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Obama to Pentagon: Plan for Afghan pullout

President Barack Obama told Afghan President Hamid Karzai that the U.S. would start planning for pulling out all American forces by the end of the year
Obama gives Karzai ultimatum on U.S. troops in Afghanistan 01:58
Updated at 5:45 p.m. 

President Barack Obama has ordered the Pentagon to plan for a full American withdrawal from Afghanistan by the end of this year should the Afghan government refuse to sign a security agreement with the U.S, the White House said Tuesday. 

But in a call with Afghan President Hamid Karzai, Obama also said the U.S. could still keep a limited troop presence in Afghanistan after 2014 if the agreement is ultimately signed. He acknowledged that Karzai was unlikely to sign the bilateral security agreement himself, leaving the fate of the continued U.S. troop presence in Afghanistan to the winner of the country's April elections.

"We will leave open the possibility of concluding a BSA with Afghanistan later this year," the White House said in a summary of the call between the two leaders. However, the White House added that "the longer we go without a BSA, the more likely it will be that any post-2014 U.S. mission will be smaller in scale and ambition."

Tuesday's call was the first known contact between Obama and Karzai since June, underscoring the White House's frustration with the Afghan leader's stubborn refusal to sign the security agreement. The White House has repeatedly said it would not leave American troops in Afghanistan without the agreement.

Defense Secretary Chuck Hagel called Obama's order to the Pentagon "a prudent step" given the likelihood that Karzai will not sign the agreement. However, he said the Pentagon would also continue to make plans for a possible U.S. mission in Afghanistan after this year, which would focus on counterterrorism and training Afghan security forces.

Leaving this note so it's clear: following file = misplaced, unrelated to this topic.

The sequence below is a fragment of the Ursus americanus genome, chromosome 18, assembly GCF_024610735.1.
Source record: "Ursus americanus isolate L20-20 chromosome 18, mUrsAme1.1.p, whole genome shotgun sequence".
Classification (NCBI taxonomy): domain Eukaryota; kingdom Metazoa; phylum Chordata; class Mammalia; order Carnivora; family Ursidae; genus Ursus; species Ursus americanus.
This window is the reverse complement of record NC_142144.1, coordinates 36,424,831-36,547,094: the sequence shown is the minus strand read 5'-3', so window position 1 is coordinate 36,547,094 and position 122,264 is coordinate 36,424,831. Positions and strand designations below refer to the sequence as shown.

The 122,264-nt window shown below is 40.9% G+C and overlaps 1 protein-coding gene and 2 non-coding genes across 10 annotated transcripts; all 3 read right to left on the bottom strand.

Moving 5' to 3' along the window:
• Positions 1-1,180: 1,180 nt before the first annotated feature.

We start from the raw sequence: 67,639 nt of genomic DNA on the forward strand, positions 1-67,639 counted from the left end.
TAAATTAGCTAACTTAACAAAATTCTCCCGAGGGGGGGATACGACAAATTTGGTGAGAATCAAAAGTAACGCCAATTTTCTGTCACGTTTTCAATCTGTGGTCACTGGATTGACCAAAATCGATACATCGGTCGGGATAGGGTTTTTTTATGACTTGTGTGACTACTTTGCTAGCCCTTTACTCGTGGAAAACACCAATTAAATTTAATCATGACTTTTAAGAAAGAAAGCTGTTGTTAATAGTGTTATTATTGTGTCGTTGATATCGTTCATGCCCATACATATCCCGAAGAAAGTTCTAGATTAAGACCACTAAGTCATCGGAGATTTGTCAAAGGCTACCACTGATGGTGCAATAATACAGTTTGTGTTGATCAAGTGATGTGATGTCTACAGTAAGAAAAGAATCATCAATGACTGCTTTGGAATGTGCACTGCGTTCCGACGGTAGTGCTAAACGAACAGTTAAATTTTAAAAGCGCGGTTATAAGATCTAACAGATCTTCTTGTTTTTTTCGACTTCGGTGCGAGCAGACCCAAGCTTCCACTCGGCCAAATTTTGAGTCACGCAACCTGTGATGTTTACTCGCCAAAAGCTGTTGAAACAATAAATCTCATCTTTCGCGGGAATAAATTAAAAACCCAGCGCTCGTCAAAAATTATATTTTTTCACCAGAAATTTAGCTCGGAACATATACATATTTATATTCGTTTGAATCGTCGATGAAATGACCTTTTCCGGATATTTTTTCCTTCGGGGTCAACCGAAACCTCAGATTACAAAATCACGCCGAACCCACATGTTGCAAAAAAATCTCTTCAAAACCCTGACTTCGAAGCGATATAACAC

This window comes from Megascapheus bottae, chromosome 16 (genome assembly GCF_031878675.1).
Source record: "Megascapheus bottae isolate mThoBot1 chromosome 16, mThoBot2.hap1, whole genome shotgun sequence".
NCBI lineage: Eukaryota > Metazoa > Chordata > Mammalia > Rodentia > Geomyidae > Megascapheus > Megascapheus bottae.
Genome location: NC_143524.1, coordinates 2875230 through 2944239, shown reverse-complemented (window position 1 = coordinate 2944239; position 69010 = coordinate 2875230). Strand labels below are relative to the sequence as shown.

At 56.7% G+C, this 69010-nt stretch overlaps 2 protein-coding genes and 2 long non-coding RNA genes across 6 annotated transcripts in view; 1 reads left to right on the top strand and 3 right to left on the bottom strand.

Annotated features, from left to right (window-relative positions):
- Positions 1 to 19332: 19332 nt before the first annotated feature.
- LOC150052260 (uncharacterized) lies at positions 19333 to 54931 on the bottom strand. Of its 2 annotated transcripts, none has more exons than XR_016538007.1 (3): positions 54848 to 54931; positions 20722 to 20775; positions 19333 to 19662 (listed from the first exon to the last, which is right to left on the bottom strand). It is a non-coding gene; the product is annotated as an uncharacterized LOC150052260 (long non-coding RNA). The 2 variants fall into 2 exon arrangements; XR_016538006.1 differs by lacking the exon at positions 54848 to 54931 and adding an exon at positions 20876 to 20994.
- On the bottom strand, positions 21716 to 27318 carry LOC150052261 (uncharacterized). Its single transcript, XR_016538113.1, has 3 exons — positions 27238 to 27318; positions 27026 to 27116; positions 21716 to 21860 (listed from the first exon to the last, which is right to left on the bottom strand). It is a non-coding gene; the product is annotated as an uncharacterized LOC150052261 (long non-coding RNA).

But the administration's position has raised concern among lawmakers on Capitol Hill.

"If it’s a smaller and smaller number, if you get below 10,000 plus 3,000 or 4,000 NATO troops then it’s not worth it because you cant carry out those missions that are necessary," Sen. John McCain, R-Ariz., told CBS News.

McCain said he would have acknowledged that the U.S. could not sign an agreement with Karzai -- though he suggested the situation might have been mishandled -- and turned his attention to the country's next president, noting that all of the current presidential candidates have supported a residual American force.

"It has to be a large and capable force which will make a difference to help them prevail over a continuing war. otherwise it will turn out like Iraq has where the black flags of al Qaeda are now flying over the city of Fallujah," he said. 

Hagel will discuss the future of the U.S.-led mission in Afghanistan with NATO leaders during a summit this week in Brussels.

The U.S. currently has about 33,600 troops in Afghanistan, down from a high of 100,000 in 2010. Obama has been weighing options from the Pentagon that would keep as many as 10,000 troops in the country after this year, contingent on the security agreement. However, some White House officials are believed to support keeping a smaller troop presence.

The longer the decision takes, the more expensive and risky the troop drawdown will become. With less time to move troops and equipment, the military will have to fly assets out rather than use cheaper ground transportation.

If the security pact is never signed, the Pentagon's biggest challenge will be closing large military facilities, including the Bagram and Kandahar air bases. Shutting down a massive base typically it takes about 10 months, but military officials said they are prepared to do it in a much shorter - although far more expensive - period if necessary. Military officials said commanders would still like to have about six months to shut the facilities down. If there is no security agreement by late summer, the officials said closing the bases by the end of the year becomes far more difficult.

CBS News' John Nolen contributed to this report.

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